Objectives: To characterize clinician experiences of hospice access and scope of services for undocumented immigrants. Background: The 10.5 million undocumented immigrants in the United States are not covered by Medicare's hospice benefit and are at high risk for being uninsured. Limited data are available regarding hospice services for this population. Setting/Subjects: Two hundred ninety-four interdisciplinary palliative care clinicians from across the United States. Measurements: Participants completed a web-based survey regarding hospice access and scope of services for undocumented immigrants in their location. We used simple frequencies to report clinician responses and chi-square analysis to evaluate associations between response and location. We performed rapid qualitative analysis of free-text responses to identify common limitations in scope of services. Results: A majority of clinicians (68%) perceived that access to hospice was limited or unavailable for undocumented immigrants in their location, and among respondents who provided data regarding hospice scope, 38% reported that services provided to undocumented immigrants were limited compared to those provided to other patients. Reports of restricted access and scope varied by region, and those in large metropolitan areas were more likely to report restricted scope of care than those in smaller towns (43% vs. 28%; p = 0.03). In our qualitative analysis of free-text responses, common limitations in hospice scope included reduced access to medications and equipment, inability to access inpatient hospice, inadequate translation services, reduced staffing, and restricted duration of services. Conclusions: Undocumented immigrants may face barriers in accessing comprehensive hospice services. Public policy changes that improve access to hospice may improve end-of-life care for undocumented immigrants.


Assuntos
Emigrantes e Imigrantes , Hospitais para Doentes Terminais , Imigrantes Indocumentados , Idoso , Acesso aos Serviços de Saúde , Humanos , Medicare , Inquéritos e Questionários , Estados Unidos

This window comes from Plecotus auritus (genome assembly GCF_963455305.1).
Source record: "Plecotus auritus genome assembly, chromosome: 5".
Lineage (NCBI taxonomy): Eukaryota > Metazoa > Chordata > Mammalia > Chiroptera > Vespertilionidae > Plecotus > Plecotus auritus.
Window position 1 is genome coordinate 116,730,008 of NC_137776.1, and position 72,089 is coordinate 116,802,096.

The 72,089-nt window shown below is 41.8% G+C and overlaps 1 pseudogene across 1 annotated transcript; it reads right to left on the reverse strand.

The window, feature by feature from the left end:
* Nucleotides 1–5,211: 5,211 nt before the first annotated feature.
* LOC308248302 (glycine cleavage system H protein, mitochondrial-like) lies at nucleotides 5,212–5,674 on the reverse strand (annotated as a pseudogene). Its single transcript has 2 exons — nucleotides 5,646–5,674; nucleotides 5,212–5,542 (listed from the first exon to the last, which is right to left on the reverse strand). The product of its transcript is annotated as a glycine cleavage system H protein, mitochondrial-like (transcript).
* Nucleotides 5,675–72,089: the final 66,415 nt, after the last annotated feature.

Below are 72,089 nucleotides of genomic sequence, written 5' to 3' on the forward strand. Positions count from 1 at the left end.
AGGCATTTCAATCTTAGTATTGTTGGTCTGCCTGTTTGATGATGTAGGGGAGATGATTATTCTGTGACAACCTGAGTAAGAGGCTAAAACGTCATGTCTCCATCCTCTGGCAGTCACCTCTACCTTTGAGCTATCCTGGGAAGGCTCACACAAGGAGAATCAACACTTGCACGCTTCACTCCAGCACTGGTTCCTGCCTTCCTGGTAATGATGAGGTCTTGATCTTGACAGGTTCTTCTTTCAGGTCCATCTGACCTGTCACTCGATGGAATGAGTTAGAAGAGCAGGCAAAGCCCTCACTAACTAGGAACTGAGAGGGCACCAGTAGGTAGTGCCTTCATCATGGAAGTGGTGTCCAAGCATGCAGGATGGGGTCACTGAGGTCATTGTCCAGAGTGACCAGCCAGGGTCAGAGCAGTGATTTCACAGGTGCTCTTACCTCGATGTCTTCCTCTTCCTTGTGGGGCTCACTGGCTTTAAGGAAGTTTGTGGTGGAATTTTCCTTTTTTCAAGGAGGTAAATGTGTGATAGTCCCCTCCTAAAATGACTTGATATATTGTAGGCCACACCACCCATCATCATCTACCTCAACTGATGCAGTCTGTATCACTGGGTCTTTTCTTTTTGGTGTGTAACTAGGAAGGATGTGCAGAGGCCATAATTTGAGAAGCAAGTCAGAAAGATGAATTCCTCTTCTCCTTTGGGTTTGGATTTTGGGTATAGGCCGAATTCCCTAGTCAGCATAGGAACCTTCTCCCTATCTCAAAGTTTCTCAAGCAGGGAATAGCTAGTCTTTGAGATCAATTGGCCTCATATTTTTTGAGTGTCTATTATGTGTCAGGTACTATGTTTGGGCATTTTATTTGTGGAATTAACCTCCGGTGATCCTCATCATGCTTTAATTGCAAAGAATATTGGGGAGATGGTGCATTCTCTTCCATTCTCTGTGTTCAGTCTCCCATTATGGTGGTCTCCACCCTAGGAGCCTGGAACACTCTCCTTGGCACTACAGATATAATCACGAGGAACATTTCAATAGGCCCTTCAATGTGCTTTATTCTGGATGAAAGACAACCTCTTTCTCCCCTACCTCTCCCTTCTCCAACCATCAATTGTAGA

7.
Hastings Cent Rep ; 50(3): 56-58, 2020 May.
Artigo em Inglês | MEDLINE | ID: mdl-32596904

RESUMO

The crisis of Covid-19 has forced us to notice two things: our human interdependence and American society's tolerance for what Nancy Krieger has called "inequalities embodied in health inequities," reflected in data on Covid-19 mortality and geographies. Care is integral to our recovery from this catastrophe and to the development of sustainable public health policies and practices that promote societal resilience and reduce the vulnerabilities of our citizens. Drawing on the insights of Joan Tronto and Eva Feder Kittay, we argue that the ethics of care offers a critical alternative to utilitarian and deontological approaches and provides a street-ready framework for integration into public health deliberations to anchor public policy and investments concerning the recovery and future well-being of America's citizens and society.


Assuntos
Temas Bioéticos , Infecções por Coronavirus/epidemiologia , Atenção à Saúde/ética , Pessoal de Saúde/ética , Pneumonia Viral/epidemiologia , Betacoronavirus , COVID-19 , Humanos , Pandemias , SARS-CoV-2 , Estados Unidos/epidemiologia
9.
Hastings Cent Rep ; 49(3)2019 05.
Artigo em Inglês | MEDLINE | ID: mdl-31269260

RESUMO

"Choices" about nonmedical aging-related matters, such as housing, are weirdly extreme in the long last stage of life in America. In my experiences accompanying my parents to consultations with physicians, elder-care lawyers, and social service providers, a middle-class older adult's presumed choices are the high-end assisted living facility-or the Medicaid spend-down. Nothing in between. Experts in aging and housing are calling attention to this "forgotten middle"-the millions of older Americans like my mother, people who are neither rich nor poor and whose needs in this long last stage of life cannot reliably be met through publicly funded health insurance or personal savings.